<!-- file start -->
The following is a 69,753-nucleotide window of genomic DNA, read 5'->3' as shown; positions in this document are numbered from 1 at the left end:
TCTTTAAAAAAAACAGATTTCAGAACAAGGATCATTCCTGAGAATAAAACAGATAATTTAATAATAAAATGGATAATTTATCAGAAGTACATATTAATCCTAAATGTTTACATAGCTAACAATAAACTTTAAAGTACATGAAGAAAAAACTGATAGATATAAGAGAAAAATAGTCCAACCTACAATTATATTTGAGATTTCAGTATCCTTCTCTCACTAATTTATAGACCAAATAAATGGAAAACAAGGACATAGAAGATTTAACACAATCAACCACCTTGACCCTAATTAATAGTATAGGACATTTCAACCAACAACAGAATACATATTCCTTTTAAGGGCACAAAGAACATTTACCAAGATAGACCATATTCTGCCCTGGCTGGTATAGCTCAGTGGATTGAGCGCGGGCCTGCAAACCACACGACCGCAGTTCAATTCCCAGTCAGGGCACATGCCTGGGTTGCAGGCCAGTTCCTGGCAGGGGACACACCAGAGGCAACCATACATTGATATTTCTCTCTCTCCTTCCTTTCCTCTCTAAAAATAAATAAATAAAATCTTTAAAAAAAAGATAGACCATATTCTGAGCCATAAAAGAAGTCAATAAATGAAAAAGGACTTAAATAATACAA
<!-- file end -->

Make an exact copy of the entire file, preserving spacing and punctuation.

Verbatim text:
The following is a 69,753-nucleotide window of genomic DNA, read 5'->3' as shown; positions in this document are numbered from 1 at the left end:
TCTTTAAAAAAAACAGATTTCAGAACAAGGATCATTCCTGAGAATAAAACAGATAATTTAATAATAAAATGGATAATTTATCAGAAGTACATATTAATCCTAAATGTTTACATAGCTAACAATAAACTTTAAAGTACATGAAGAAAAAACTGATAGATATAAGAGAAAAATAGTCCAACCTACAATTATATTTGAGATTTCAGTATCCTTCTCTCACTAATTTATAGACCAAATAAATGGAAAACAAGGACATAGAAGATTTAACACAATCAACCACCTTGACCCTAATTAATAGTATAGGACATTTCAACCAACAACAGAATACATATTCCTTTTAAGGGCACAAAGAACATTTACCAAGATAGACCATATTCTGCCCTGGCTGGTATAGCTCAGTGGATTGAGCGCGGGCCTGCAAACCACACGACCGCAGTTCAATTCCCAGTCAGGGCACATGCCTGGGTTGCAGGCCAGTTCCTGGCAGGGGACACACCAGAGGCAACCATACATTGATATTTCTCTCTCTCCTTCCTTTCCTCTCTAAAAATAAATAAATAAAATCTTTAAAAAAAAGATAGACCATATTCTGAGCCATAAAAGAAGTCAATAAATGAAAAAGGACTTAAATAATACAA